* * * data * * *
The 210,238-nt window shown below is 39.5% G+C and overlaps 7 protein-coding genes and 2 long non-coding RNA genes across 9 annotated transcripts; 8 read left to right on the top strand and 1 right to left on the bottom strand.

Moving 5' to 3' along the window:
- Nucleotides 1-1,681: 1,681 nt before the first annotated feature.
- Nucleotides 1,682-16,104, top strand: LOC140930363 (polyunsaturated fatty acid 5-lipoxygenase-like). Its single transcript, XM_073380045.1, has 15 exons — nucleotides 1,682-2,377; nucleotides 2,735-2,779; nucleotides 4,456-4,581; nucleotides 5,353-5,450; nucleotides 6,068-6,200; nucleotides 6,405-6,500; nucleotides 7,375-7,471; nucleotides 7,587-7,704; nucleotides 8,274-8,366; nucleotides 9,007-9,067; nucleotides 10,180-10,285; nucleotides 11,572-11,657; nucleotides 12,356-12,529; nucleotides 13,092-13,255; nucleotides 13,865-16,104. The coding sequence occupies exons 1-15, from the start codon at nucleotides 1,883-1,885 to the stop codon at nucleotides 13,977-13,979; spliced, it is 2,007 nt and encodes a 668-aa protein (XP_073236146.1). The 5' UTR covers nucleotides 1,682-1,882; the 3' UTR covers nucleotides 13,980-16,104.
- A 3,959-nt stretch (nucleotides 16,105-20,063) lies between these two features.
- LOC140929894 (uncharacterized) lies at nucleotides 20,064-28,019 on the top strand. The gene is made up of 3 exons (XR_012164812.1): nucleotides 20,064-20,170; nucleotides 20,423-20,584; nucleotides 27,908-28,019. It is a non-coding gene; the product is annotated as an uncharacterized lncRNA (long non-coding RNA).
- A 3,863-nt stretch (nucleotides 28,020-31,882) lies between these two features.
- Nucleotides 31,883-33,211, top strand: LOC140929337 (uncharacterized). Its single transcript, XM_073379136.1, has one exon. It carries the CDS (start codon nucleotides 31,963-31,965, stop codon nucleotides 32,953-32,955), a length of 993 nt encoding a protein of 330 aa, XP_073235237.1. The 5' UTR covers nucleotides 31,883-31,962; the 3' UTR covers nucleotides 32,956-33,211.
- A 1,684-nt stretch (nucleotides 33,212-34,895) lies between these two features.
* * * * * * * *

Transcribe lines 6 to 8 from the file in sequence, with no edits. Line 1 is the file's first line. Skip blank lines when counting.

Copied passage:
- LOC140929894 (uncharacterized) lies at nucleotides 20,064-28,019 on the top strand. The gene is made up of 3 exons (XR_012164812.1): nucleotides 20,064-20,170; nucleotides 20,423-20,584; nucleotides 27,908-28,019. It is a non-coding gene; the product is annotated as an uncharacterized lncRNA (long non-coding RNA).
- A 3,863-nt stretch (nucleotides 28,020-31,882) lies between these two features.
- Nucleotides 31,883-33,211, top strand: LOC140929337 (uncharacterized). Its single transcript, XM_073379136.1, has one exon. It carries the CDS (start codon nucleotides 31,963-31,965, stop codon nucleotides 32,953-32,955), a length of 993 nt encoding a protein of 330 aa, XP_073235237.1. The 5' UTR covers nucleotides 31,883-31,962; the 3' UTR covers nucleotides 32,956-33,211.